NFIB Analysis: Is $1.5 Billion Enough for Minnesota’s PFML Program?

Date: October 04, 2023

MA, MD PFML Tax rates raise new questions about Minnesota PFML Tax.

The National Federation of Independent Business is raising concerns about Minnesota Paid Family and Medical Leave (PFML) cost estimates in light of recent announcements from the Massachusetts and Maryland PFML programs.

Minnesota’s new PFML law – enacted during the 2023 Legislative Session – sets an initial tax rate of 0.7%. An actuarial study to determine the financial soundness of the program is due to the state by October 31, 2023. If the study finds the program is not financially viable at the initial tax rate, the state can raise the PFML tax up to the maximum rate of 1.2%.

“Small business owners are still trying to wrap their heads around how they’ll survive under Minnesota’s PFML mandate,” said John Reynolds, NFIB Minnesota State Director. “Minnesota’s program is more expensive and more complicated than most state PFML programs. It’s very likely that Minnesota’s PFML tax will be higher than projected.”

In September, two states announced new PFML payroll tax rates. The Maryland Department of Labor, which oversees the state’s PFML program, announced it will begin collecting an initial payroll tax rate of 0.9% in October 2024.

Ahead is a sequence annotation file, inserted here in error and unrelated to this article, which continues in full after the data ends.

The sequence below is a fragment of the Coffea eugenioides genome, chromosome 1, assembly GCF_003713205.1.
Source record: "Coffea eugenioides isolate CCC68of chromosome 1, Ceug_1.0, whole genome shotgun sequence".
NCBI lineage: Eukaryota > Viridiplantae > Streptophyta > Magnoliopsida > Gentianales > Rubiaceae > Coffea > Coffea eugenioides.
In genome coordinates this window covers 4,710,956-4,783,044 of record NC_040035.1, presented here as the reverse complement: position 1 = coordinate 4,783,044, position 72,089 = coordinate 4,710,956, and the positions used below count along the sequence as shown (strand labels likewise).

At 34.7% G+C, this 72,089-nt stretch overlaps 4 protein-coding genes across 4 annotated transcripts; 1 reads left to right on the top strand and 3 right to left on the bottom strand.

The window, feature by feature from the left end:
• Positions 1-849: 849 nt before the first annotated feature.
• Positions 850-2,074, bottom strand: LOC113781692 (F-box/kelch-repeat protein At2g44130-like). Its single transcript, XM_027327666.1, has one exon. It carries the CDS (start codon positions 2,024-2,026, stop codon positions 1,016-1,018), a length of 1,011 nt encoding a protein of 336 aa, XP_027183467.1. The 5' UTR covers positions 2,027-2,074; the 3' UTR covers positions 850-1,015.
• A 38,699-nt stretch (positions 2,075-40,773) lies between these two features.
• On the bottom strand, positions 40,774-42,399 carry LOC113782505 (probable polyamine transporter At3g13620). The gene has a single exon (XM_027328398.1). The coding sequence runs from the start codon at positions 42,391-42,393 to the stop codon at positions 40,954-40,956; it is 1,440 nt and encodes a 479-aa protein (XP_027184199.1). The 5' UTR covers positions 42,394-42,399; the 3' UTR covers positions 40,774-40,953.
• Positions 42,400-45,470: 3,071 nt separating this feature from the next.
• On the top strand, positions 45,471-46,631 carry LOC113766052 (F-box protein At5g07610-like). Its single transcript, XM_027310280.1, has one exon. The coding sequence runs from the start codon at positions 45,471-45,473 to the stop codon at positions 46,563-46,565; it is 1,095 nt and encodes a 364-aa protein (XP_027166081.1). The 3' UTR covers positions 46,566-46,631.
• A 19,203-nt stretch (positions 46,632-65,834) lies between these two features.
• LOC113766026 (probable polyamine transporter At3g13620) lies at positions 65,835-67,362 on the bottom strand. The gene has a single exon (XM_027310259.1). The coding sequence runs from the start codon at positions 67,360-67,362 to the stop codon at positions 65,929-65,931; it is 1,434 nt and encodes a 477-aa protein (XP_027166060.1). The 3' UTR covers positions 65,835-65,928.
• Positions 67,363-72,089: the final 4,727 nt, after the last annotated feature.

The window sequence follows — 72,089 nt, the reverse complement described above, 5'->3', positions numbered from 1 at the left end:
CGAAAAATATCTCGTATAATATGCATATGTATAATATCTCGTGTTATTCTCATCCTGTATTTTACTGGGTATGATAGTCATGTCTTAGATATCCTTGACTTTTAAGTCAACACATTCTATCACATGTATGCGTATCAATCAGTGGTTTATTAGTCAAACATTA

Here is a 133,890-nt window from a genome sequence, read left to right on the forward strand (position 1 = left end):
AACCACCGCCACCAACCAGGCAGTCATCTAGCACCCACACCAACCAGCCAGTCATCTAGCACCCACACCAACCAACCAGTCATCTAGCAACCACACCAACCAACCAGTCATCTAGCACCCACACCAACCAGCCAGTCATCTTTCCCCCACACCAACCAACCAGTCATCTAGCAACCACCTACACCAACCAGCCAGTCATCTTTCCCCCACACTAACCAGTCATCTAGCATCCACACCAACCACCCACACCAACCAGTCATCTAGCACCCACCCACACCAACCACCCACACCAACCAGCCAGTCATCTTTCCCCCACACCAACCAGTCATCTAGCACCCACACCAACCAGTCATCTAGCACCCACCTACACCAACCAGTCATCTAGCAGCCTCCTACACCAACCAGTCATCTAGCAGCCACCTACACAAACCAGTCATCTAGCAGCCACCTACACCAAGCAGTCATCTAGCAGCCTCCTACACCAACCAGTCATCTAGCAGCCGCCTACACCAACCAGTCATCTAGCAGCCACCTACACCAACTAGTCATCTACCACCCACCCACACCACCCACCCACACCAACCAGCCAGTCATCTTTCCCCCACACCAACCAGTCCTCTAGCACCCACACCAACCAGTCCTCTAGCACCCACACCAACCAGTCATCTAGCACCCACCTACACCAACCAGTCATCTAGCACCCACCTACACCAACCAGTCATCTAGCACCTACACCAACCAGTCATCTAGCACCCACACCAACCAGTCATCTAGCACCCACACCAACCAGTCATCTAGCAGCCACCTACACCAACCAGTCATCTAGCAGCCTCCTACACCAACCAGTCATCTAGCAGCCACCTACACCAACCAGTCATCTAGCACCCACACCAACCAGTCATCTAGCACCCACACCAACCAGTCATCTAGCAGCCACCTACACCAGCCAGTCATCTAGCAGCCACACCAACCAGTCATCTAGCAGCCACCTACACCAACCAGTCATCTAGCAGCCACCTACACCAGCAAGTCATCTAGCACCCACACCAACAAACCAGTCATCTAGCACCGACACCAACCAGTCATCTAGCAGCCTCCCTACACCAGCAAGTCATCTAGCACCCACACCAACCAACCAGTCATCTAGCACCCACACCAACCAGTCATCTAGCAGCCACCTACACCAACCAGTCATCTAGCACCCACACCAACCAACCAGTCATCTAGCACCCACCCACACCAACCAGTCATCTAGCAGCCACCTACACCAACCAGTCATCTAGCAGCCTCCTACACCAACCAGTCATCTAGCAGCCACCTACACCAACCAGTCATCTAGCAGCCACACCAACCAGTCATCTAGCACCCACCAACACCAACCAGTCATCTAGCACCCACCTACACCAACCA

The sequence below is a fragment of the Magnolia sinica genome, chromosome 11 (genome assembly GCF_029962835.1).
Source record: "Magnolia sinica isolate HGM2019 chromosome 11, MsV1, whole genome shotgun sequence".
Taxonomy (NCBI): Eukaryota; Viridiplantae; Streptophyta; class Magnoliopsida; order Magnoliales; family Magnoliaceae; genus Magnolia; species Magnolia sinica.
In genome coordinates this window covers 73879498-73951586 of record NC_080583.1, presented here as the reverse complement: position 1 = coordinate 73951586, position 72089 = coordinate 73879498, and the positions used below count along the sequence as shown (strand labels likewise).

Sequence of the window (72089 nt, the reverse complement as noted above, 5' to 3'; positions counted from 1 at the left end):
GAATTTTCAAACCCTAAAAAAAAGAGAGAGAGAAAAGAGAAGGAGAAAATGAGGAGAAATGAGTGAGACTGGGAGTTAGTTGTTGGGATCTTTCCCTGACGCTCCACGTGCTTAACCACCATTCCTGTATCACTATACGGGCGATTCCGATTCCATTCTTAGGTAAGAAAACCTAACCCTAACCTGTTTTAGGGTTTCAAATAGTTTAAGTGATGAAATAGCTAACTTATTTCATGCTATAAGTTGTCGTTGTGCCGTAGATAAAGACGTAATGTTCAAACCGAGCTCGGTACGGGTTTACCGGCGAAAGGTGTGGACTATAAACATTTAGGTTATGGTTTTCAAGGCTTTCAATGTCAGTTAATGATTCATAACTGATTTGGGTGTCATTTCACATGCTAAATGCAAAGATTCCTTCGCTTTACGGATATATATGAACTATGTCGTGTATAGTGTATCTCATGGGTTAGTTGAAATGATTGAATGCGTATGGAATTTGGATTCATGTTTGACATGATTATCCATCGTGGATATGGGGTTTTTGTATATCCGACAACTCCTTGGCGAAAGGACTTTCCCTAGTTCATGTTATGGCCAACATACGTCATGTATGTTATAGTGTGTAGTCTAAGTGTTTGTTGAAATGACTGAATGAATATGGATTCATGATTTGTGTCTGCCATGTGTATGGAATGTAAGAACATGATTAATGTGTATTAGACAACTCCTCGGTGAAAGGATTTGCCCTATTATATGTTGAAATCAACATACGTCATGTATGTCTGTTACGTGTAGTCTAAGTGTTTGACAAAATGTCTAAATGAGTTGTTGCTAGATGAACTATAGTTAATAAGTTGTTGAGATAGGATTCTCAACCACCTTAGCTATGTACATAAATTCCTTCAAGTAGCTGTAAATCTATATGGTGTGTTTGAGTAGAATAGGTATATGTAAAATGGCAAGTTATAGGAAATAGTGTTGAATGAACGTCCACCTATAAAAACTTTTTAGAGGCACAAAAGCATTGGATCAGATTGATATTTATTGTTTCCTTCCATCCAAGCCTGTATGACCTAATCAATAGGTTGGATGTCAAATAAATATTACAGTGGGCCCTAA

And the Massachusetts Department of Family and Medical Leave announced the state’s PFML tax rate will increase from 0.63% in 2023 to 0.88% in 2024 – a 40% jump.

“These developments are a red flag for Minnesota’s PFML program,” added John Reynolds, NFIB Minnesota State Director. “For years, we’ve been warning that the math doesn’t add up here. We urge state lawmakers to take a serious look at curtailing the cost and burden to small business owners and their employees next year.”

NFIB’s analysis of the expectations and experiences in Maryland and Massachusetts found that Minnesota’s PFML program design may require a payroll tax rate of 1.1% to 1.2%.


Minnesota PFML estimates differ expectations and experience in other states.

The PFML programs in Maryland and Massachusetts share a similar structure to the Minnesota program, with some notable differences that impact the cost. Among the most significant differences are less generous benefit payment structures and lower maximum weekly benefit payment levels in the other two states.


SAWW: statewide average weekly wage


Minnesota also relies on some key assumptions that differ from the figures found in Maryland’s estimates or Massachusetts’s experience.

Average Weekly Benefit Payment: The most recent version of the Minnesota PFML fiscal note did not provide an estimated average weekly benefit payment. An approximate average weekly payment of $951.32 can be inferred by dividing the estimate for the total annual benefit payments ($1.16 billion) by the estimated total annual number of leave weeks taken (1,224,342). This may be higher than the other states, in part, because of Minnesota’s more expensive payment formula and higher weekly maximum.

 Average Length of Leave: Minnesota’s expectation that the average user will take only six weeks of PFML per year also differs from expectation and experience in other states. Despite a more generous benefit payment structure and cap than both states, Minnesota expects workers here to use 37% fewer leave weeks than workers take in Massachusetts and 44% fewer than workers are expected to take in Maryland.